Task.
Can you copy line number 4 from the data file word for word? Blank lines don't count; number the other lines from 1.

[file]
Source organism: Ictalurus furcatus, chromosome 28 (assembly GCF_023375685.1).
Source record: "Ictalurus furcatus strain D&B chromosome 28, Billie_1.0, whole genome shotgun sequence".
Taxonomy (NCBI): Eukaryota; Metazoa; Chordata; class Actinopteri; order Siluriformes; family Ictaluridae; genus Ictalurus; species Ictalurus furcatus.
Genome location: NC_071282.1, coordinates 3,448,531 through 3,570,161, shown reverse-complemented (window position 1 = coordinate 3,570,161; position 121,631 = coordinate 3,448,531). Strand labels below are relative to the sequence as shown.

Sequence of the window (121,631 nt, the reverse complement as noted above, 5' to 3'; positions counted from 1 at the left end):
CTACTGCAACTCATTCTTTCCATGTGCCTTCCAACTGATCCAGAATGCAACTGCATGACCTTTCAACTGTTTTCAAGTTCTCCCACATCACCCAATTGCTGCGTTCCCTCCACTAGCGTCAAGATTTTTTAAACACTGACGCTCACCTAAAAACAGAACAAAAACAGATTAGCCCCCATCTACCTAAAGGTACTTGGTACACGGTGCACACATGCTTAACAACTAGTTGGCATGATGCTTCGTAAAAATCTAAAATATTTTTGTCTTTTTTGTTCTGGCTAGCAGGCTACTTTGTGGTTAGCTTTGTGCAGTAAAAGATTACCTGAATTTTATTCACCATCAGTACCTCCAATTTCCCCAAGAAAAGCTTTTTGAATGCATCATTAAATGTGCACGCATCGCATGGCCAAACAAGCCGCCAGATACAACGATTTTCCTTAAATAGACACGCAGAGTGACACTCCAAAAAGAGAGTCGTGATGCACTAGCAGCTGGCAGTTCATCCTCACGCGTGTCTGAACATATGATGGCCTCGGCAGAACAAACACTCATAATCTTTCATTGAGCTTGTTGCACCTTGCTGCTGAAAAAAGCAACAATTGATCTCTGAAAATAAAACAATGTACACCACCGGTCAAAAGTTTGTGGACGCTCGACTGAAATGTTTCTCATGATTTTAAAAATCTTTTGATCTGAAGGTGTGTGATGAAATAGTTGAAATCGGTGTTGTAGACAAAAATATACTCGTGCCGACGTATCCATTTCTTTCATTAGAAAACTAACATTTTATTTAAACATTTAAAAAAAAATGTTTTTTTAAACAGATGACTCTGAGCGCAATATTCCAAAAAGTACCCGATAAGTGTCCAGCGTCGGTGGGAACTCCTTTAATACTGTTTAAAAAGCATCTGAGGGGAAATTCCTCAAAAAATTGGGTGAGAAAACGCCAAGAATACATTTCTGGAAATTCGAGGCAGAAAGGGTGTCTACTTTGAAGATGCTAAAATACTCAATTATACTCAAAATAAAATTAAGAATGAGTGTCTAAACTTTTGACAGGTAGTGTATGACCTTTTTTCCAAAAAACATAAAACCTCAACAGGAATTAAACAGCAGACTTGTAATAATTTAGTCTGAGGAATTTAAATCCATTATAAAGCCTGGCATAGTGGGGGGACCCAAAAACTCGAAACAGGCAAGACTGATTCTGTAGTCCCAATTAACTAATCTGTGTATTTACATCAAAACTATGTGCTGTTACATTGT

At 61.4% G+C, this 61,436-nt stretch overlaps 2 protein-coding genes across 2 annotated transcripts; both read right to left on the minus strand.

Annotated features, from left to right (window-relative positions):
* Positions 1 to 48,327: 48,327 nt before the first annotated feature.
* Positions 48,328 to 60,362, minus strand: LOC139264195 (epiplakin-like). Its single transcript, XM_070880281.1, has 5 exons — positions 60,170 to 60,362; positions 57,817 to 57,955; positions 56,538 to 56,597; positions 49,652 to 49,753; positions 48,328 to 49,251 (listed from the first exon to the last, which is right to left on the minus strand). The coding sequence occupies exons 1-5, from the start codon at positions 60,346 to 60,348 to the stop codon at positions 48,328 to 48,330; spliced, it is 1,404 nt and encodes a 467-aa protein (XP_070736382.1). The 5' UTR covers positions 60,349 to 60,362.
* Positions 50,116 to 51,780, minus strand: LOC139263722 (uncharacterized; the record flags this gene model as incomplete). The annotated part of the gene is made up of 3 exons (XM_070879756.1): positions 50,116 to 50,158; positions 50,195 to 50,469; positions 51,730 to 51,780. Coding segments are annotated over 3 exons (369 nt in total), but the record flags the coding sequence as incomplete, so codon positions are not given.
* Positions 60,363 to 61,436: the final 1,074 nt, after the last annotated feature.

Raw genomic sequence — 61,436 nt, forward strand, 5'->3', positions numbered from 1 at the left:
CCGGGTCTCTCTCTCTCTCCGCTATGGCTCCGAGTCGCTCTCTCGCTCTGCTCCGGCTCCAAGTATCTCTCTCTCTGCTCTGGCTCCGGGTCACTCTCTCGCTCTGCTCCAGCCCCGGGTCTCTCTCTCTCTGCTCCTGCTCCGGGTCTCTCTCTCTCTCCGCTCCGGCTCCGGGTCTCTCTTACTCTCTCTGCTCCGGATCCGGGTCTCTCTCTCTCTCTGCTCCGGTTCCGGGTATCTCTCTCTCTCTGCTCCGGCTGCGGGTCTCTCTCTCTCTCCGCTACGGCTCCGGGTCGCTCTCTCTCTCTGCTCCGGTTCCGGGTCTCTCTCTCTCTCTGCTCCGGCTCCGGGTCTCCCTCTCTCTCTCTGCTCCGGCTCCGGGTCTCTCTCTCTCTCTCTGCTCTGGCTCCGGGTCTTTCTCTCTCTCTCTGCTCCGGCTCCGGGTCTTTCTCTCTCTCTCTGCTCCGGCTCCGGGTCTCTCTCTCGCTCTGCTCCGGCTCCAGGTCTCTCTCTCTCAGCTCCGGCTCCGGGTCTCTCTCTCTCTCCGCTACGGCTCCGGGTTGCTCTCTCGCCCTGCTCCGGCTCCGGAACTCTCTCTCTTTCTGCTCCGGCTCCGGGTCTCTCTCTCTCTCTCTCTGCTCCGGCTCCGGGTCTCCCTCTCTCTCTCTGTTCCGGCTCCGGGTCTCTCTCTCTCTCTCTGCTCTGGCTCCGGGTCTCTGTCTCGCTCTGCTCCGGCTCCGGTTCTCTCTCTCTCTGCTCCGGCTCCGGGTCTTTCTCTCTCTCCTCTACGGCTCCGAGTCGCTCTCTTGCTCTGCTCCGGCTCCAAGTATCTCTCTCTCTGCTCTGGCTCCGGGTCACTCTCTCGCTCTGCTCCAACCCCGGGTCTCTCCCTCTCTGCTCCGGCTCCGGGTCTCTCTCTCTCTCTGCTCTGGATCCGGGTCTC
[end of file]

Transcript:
Genome location: NC_071282.1, coordinates 3,448,531 through 3,570,161, shown reverse-complemented (window position 1 = coordinate 3,570,161; position 121,631 = coordinate 3,448,531). Strand labels below are relative to the sequence as shown.